The interview that follows is in direct line with the future discoveries we intend to make at the Academy. It brings together a well-known research scholar, Dr. Ergun Yurdadon and his national lady Turkish super star Sureyya Ayhan, this is a good place to start our investigation. What makes a champion, how do we discover and develop them, and what national models can foster the steps necessary to reach international sport performance status?

Dr. Yurdadon Overview Statement

My country of Turkey does not really have a tradition of female distance running, however, during the 2002 European and World Athletics Championship, our new female prodigy took the lead from the starting gun in both 1500 meters and won the races without a challenge. No one had ever seen something like this before. I have not!

For the past thirty years I have been a professional in the sport of track and field. To my knowledge, I have never seen a performance such as this before. In this interview I am taking the opportunity to discover how and why this great female Turkish runner has done so well. Her name is Sureyya Ayhan, and from her answers to my questions, you will especially understand why I give her the name- Turkish delight!

The European 1500-meter championship was the pinnacle of success for Sureyya. She ran the world’s fastest time for the year, and left the track with her first European gold medal. Prior to Sureyya Ayhan no Turkish women athlete had ever achieved this magnitude of success.

Sureyya Ayhan’s success must be evaluated in two manners. On a personal level, her exploits on the track have won the hearts of many sports minded international and national communities. She is a heroine and national icon for many girls in Turkey.

A second category is the political and socio-cultural perspective of her achievements. Turkey is a democracy yet predominantly Muslim country, and Sureyya Ayhan is a modern Turkish-Muslim women. In essence she is like a great painter who successfully integrates all contrasts and colors of religion, culture and politics. She has all the elements of her background and culture in harmony and it works. Her success has been achieved within the context of a ‘just society’ and she embodies it working to its perfection.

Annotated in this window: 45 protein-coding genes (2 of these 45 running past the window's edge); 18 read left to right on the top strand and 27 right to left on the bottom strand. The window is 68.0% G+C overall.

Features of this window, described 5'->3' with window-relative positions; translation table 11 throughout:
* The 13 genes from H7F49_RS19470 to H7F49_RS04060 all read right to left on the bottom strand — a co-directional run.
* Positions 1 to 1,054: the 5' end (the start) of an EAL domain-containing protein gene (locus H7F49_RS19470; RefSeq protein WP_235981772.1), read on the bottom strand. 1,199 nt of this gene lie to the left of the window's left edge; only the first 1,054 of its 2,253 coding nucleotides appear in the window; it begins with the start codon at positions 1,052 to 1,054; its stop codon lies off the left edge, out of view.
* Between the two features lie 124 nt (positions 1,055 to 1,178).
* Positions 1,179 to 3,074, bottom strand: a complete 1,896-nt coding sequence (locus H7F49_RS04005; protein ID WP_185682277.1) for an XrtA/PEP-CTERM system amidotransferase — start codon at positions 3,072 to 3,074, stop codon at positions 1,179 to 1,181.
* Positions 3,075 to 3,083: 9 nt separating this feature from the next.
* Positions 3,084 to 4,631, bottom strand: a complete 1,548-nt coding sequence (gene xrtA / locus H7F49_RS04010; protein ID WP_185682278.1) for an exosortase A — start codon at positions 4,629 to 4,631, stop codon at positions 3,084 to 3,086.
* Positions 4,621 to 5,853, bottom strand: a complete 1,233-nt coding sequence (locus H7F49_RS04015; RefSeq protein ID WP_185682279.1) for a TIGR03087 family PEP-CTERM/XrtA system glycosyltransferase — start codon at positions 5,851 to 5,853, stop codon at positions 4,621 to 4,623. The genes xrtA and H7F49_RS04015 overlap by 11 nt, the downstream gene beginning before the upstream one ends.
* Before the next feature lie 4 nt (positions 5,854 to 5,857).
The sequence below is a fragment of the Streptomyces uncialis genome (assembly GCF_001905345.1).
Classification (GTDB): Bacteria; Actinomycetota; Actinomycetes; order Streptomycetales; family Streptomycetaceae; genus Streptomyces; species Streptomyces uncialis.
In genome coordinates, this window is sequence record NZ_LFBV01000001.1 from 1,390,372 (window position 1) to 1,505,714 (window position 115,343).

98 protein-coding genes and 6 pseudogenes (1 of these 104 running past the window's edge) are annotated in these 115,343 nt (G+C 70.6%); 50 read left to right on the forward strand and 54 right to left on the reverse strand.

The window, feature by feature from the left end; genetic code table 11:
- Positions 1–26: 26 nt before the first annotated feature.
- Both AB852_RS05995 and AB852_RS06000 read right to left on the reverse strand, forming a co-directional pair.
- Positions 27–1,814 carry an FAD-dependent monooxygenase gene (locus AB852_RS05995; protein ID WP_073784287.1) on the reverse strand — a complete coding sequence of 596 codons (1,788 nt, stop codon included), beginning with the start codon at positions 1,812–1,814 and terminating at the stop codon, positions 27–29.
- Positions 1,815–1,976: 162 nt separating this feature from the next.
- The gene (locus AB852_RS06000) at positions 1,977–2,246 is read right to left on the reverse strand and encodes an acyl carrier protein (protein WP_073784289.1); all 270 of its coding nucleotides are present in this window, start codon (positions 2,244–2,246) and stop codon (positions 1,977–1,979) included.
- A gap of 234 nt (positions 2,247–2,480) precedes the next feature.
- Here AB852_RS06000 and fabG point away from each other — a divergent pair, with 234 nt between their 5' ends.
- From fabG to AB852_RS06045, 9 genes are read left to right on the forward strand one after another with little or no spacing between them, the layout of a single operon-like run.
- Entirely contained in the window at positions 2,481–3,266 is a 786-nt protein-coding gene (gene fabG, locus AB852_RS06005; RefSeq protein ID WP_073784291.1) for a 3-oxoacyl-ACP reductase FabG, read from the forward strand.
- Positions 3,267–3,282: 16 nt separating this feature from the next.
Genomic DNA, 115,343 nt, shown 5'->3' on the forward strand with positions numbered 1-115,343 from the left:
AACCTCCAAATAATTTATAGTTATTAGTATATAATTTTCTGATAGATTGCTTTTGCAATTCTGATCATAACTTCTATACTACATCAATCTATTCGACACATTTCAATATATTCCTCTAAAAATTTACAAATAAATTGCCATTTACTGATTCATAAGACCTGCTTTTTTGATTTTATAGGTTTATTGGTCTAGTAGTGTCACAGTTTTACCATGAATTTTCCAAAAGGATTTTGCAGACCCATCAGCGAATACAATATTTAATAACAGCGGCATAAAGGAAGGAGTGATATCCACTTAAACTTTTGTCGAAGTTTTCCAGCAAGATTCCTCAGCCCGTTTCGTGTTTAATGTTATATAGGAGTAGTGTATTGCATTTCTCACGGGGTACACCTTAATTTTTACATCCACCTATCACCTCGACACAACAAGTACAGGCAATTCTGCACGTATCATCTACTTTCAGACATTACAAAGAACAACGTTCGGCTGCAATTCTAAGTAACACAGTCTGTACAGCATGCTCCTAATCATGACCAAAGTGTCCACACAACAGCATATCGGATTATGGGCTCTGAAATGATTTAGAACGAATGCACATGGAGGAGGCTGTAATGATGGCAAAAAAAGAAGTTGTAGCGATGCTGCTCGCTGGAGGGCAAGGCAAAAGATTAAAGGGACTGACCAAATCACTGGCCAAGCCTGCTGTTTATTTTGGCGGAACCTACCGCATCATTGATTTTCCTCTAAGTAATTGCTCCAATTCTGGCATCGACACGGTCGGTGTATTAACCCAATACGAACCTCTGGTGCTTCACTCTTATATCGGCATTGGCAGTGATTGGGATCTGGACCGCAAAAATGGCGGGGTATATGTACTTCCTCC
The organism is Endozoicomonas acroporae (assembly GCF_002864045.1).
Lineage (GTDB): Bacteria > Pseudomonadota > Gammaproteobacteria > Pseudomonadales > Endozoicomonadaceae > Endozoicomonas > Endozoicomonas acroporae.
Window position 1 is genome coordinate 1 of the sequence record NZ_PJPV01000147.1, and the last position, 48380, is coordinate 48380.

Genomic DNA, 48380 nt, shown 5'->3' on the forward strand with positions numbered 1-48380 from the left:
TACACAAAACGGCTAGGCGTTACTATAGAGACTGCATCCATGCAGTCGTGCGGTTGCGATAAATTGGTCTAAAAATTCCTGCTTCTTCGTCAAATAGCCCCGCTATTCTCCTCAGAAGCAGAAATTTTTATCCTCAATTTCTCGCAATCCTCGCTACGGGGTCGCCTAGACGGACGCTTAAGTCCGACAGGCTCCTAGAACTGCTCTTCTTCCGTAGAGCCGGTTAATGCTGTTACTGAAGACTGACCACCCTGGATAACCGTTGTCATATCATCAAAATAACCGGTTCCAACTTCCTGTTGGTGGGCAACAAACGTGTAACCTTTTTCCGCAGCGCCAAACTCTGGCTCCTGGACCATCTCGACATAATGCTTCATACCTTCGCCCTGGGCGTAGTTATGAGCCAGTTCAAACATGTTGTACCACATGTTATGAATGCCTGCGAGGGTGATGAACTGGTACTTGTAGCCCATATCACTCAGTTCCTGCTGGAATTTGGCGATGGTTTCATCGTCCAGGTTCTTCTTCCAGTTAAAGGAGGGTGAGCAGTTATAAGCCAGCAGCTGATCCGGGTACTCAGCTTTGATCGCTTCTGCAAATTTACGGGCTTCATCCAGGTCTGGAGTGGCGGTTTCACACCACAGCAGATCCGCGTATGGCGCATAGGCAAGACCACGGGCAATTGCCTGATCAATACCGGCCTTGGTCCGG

Ayhan’s athletic artistry teaches us a powerful lesson about cultural differences and about the way people view and present themselves. Her achievements invite us to dream about our own success, and her personality embodies the goodwill of the culture, which she so aptly represents. Friendship and good will through sports isn’t just a concept, she lives it each day and furthers the positive values of her country in the process. I believe most importantly, misconceptions about sport, the abilities of women and the religion of Islam have been hit hard by her unique accomplishments.

Recently, I had the distinct delight of a speaking with her from her current training center in Albuquerque, New Mexico. We spoke in Turkish and below is the transcription of our conversation.

Below is the transcript of the discussion between Sureyya Ayhan and myself.

Dr.Yurdadon: When and where did you begin running and what were the circumstances?

Sureyya Ayhan: I started to run competitively in 1992 in Cankuri, Turkey. It was during a local championship and there my present coach Yucel Kop discovered me.

Dr. Yurdadon: Did running become your favorite sport right away or was it just one of the several other physical cultural activities that you participated.

Sureyya Ayhan: I loved running since I was a little girl. I think it is the only activity that evolves and I still do.

Dr. Yurdadon: Knowing that you are at the highest level of your running career- You are the European and World champion and have the best time of the year 2002 for the 1500 meters, how do you feel? Are you enjoying your success and the personal fame that you have?

Sureyya Ayhan: First of all, it is a good feeling to be one of the best in the world. Of course, I enjoy the moment. I have invested a lot of time and effort for what I am doing. When you receive the positive results from your work, it makes you feel great. Especially when I share this success with the Turkish people, the enjoyment becomes overwhelming. You can’t describe it with words.